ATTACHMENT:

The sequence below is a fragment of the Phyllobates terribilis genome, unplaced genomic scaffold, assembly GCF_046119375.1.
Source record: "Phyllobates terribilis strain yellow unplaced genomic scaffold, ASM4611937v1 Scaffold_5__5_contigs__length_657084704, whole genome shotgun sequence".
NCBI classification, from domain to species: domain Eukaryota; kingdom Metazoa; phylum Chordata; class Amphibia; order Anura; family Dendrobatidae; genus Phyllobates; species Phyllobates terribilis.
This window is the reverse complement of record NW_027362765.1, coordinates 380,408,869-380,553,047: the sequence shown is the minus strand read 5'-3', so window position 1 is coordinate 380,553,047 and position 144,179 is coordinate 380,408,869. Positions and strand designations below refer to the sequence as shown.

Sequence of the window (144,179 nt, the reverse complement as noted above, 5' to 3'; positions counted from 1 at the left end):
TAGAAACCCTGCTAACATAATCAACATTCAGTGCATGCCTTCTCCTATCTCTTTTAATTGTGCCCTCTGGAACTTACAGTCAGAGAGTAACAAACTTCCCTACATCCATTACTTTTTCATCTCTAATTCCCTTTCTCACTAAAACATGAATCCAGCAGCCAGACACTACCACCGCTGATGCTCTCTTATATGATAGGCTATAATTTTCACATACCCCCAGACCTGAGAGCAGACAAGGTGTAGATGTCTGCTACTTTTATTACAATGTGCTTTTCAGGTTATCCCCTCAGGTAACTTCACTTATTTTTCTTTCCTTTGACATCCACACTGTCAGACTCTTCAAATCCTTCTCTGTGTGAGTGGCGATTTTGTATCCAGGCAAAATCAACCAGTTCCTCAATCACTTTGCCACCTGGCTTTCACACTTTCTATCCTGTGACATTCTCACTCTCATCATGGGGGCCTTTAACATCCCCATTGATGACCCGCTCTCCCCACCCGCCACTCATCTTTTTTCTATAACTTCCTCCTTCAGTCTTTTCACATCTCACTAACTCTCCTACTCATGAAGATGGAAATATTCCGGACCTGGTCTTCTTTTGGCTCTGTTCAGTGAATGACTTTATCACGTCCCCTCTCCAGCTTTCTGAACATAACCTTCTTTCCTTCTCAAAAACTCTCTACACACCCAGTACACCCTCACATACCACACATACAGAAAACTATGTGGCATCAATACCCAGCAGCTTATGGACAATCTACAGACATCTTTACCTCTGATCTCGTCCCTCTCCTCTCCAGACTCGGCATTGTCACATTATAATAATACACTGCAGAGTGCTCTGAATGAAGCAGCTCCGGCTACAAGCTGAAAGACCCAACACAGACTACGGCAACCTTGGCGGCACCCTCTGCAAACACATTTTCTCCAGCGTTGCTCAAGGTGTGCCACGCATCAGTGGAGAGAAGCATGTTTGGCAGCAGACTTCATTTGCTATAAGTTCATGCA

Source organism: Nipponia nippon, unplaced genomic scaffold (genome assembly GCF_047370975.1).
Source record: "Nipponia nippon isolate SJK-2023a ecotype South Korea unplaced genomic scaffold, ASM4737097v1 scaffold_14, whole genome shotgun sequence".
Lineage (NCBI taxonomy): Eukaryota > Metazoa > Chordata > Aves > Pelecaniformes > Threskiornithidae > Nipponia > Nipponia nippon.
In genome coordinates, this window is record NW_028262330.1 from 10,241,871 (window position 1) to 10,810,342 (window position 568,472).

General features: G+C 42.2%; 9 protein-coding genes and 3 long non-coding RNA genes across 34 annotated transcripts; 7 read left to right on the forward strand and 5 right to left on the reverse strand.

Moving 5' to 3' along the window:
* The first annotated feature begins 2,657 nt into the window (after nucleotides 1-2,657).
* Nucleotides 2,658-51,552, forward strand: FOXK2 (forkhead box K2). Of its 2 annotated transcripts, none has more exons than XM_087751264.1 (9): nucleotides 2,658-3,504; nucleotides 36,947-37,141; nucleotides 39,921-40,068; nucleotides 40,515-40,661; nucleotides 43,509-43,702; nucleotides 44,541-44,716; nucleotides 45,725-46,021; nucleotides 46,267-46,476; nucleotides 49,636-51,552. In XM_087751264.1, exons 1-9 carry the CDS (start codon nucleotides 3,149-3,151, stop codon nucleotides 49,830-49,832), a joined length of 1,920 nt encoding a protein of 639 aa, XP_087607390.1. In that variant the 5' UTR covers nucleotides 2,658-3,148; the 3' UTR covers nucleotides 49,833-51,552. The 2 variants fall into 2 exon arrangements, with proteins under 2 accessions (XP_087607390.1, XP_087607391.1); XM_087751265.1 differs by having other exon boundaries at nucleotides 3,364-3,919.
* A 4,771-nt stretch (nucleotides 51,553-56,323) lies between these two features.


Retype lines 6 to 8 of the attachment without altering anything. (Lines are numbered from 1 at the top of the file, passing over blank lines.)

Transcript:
TAGAAACCCTGCTAACATAATCAACATTCAGTGCATGCCTTCTCCTATCTCTTTTAATTGTGCCCTCTGGAACTTACAGTCAGAGAGTAACAAACTTCCCTACATCCATTACTTTTTCATCTCTAATTCCCTTTCTCACTAAAACATGAATCCAGCAGCCAGACACTACCACCGCTGATGCTCTCTTATATGATAGGCTATAATTTTCACATACCCCCAGACCTGAGAGCAGACAAGGTGTAGATGTCTGCTACTTTTATTACAATGTGCTTTTCAGGTTATCCCCTCAGGTAACTTCACTTATTTTTCTTTCCTTTGACATCCACACTGTCAGACTCTTCAAATCCTTCTCTGTGTGAGTGGCGATTTTGTATCCAGGCAAAATCAACCAGTTCCTCAATCACTTTGCCACCTGGCTTTCACACTTTCTATCCTGTGACATTCTCACTCTCATCATGGGGGCCTTTAACATCCCCATTGATGACCCGCTCTCCCCACCCGCCACTCATCTTTTTTCTATAACTTCCTCCTTCAGTCTTTTCACATCTCACTAACTCTCCTACTCATGAAGATGGAAATATTCCGGACCTGGTCTTCTTTTGGCTCTGTTCAGTGAATGACTTTATCACGTCCCCTCTCCAGCTTTCTGAACATAACCTTCTTTCCTTCTCAAAAACTCTCTACACACCCAGTACACCCTCACATACCACACATACAGAAAACTATGTGGCATCAATACCCAGCAGCTTATGGACAATCTACAGACATCTTTACCTCTGATCTCGTCCCTCTCCTCTCCAGACTCGGCATTGTCACATTATAATAATACACTGCAGAGTGCTCTGAATGAAGCAGCTCCGGCTACAAGCTGAAAGACCCAACACAGACTACGGCAACCTTGGCGGCACCCTCTGCAAACACATTTTCTCCAGCGTTGCTCAAGGTGTGCCACGCATCAGTGGAGAGAAGCATGTTTGGCAGCAGACTTCATTTGCTATAAGTTCATGCA

Source organism: Nipponia nippon, unplaced genomic scaffold (genome assembly GCF_047370975.1).
Source record: "Nipponia nippon isolate SJK-2023a ecotype South Korea unplaced genomic scaffold, ASM4737097v1 scaffold_14, whole genome shotgun sequence".